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Outlook Archiving

I have around 100,000 e-mails in Outlook 2007 on a Windows XP PC within hundreds of folders and across 4 physical POP mailboxes from 4 separate servers.   I know I need to archive however I have never understood physically, exactly, what happens in the process, where the data actually literally goes, or how I am able to access the archives later, or un-archive (if that's possible).

My goals are these:
1. Be able to access the same e-mail folders, incoming and outgoing including the Sent folder, whether I am using:
a. My Windows XP PC using Outlook 2007 (currently only stored using POP accounts)
b. My MacBookPro using Outlook 2011 (will be buying Outlook 2011 today)
c. Webmail

2. How to archive effectively.  There are occasions when I am travelling when I need to look up a very old e-mail so the thought of archiving everything to a .pst file and storing it on a local computer is daunting as I know whatever date I pick, there will be a day when I need to look at an e-mail 1 day older than that chosen date.    Is there a way to Un-Archive and move archived e-mails or folders back into the active e-mail accounts?

I am trying to be more 'location independent" when it comes to e-mail but at the moment I am basically tied to my local PC or Webmail (for un-downloaded POP e-mail when I have not done a send/receive on the PC).    Seems I need to use a mixture of IMAP and archiving in a smart way.

I am travelling tomorrow and buying Outlook 2011 today so any advice would be absolutely fantastic!   Thank you everyone.
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mikecharters
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mikecharters
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3 Solutions
 
John HurstBusiness Consultant (Owner)Commented:
You have made this somewhat complex, because standard archiving does not work across different computers.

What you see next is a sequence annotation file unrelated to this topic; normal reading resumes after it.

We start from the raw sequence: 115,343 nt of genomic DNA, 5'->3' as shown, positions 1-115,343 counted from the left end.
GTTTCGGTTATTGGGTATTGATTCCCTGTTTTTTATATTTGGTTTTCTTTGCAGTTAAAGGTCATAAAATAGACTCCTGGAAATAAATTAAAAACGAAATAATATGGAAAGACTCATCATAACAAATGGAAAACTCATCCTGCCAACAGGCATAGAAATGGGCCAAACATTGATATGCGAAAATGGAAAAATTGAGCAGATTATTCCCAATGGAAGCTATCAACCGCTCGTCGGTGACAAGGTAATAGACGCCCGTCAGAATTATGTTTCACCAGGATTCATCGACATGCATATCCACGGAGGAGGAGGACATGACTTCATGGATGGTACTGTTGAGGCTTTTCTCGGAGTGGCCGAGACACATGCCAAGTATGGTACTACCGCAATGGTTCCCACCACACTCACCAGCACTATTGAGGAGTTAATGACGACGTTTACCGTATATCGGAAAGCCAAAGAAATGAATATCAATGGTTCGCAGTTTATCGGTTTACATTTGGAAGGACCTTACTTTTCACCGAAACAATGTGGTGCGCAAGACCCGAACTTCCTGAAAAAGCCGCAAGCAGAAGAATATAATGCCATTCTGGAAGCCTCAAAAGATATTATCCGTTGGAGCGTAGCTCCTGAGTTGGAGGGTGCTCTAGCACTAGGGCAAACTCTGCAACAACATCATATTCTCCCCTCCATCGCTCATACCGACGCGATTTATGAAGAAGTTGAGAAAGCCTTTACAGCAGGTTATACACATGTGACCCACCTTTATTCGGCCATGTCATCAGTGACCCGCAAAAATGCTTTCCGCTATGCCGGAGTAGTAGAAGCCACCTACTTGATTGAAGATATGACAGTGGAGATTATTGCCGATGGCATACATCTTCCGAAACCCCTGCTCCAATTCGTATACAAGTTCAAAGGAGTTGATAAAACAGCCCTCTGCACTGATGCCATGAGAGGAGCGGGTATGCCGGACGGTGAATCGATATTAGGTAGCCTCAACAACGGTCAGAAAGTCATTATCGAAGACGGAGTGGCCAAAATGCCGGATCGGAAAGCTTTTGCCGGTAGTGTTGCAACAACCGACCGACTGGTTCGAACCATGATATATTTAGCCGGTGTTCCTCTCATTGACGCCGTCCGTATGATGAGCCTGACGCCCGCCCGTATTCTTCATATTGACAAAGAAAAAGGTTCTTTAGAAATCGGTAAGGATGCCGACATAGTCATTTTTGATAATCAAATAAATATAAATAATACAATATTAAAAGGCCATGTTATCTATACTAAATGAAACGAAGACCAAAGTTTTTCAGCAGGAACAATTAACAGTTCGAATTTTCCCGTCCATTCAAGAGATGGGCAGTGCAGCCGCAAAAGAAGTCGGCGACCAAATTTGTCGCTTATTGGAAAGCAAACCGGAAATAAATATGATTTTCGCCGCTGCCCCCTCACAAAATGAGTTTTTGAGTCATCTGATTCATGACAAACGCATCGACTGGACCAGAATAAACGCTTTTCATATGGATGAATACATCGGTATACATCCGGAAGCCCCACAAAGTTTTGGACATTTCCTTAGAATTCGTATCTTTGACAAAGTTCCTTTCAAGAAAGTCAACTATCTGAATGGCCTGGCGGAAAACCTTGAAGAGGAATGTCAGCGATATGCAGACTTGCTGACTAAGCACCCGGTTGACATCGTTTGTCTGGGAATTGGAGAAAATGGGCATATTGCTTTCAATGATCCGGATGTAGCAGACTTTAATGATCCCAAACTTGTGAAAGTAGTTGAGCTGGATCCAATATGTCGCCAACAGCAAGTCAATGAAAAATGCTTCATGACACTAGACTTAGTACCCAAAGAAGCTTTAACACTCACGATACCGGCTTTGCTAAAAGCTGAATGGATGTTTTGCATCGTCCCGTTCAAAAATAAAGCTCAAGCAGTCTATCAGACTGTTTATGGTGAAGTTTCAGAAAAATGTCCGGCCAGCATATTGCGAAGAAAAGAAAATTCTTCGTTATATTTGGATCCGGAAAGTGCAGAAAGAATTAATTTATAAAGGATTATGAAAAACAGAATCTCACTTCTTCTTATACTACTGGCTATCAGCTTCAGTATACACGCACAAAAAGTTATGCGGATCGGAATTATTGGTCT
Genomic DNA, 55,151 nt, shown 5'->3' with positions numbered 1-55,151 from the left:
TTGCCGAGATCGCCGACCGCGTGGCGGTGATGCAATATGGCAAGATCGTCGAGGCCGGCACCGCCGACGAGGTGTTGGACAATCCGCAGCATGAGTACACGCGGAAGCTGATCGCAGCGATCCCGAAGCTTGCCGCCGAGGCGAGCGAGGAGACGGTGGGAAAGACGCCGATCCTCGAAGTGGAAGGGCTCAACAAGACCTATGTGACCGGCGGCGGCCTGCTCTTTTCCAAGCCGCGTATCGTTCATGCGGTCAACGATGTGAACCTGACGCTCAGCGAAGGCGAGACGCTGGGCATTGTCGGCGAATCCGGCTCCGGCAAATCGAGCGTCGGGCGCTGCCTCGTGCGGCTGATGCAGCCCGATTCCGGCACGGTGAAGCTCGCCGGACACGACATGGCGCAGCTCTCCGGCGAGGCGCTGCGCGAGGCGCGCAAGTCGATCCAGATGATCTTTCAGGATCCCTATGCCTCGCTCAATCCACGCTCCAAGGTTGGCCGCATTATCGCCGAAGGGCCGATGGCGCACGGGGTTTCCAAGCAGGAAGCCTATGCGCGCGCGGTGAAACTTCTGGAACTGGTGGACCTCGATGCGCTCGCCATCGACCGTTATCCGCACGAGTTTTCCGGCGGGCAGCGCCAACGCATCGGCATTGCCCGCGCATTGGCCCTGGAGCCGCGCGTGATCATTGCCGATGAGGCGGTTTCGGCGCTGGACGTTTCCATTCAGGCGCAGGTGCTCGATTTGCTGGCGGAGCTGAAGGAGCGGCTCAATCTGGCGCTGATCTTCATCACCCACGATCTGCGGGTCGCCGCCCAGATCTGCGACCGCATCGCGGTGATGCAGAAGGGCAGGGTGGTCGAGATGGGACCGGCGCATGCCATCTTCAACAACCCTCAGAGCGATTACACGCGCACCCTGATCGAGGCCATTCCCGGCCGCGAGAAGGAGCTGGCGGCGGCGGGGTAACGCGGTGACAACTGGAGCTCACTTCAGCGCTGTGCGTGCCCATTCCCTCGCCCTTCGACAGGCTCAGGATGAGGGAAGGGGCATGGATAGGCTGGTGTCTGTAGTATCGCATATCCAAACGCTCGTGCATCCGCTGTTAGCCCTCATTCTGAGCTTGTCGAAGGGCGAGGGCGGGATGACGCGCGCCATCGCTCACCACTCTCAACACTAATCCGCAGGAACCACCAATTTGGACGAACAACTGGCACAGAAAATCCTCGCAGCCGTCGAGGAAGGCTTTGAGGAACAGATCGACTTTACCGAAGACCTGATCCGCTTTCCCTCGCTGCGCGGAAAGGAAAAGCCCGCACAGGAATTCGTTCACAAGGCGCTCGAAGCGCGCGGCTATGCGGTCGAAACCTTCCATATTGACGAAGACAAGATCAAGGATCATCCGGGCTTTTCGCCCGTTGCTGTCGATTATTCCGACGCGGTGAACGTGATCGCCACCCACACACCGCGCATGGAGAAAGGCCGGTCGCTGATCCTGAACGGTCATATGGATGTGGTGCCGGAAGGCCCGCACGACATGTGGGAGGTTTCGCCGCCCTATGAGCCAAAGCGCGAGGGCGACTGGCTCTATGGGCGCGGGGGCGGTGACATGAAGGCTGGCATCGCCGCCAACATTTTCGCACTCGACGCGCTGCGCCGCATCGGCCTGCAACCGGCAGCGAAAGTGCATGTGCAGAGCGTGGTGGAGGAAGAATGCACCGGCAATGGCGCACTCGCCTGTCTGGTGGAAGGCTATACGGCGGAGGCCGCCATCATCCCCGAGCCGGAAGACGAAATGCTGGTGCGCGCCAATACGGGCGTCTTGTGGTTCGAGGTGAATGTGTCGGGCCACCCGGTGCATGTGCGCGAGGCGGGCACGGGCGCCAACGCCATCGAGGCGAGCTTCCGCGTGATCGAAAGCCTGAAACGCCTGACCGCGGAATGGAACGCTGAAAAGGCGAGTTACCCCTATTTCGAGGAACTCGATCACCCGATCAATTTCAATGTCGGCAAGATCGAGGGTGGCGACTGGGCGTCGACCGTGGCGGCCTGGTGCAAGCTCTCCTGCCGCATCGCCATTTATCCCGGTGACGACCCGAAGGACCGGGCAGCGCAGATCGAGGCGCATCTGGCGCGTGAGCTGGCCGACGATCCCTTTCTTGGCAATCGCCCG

You can archive in Outlook 2007 and the resulting archive(s) will live in the same place as the main PST file and you have simple and easy access to the archives. If you have indexing turned on, the archives get indexed as well (if you use default indexing).

I do all this with (first Outlook 2007) and now Outlook 20101. I have 3 archives (chronological) and the archives live on my laptop along with the main PST file. I have all my emails going back to 1996, so I have whatever I want.

This fits your travelling need well. You do not need to un-archive mail (although you can).

Also, and very important, PST files and Archive PST files like to be local in a POP system, not off on another machine. Outlook does not work well that way. .. Thinkpads_User
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OP_ZaharinCommented:
- i am always on the move too so here is what i've done for years. this might seems not an elegant approach nowdays but its works for me:

: i setup my house pc as the final destination for all my emails. if its downloaded there, it stays there. i setup the office email, personal email and my gmail account (this gmail account setup specifically to handle sent email that i sentout using my office account when i'm on the move). i set all the necessary settings and different archive pst file for my office and personal account. i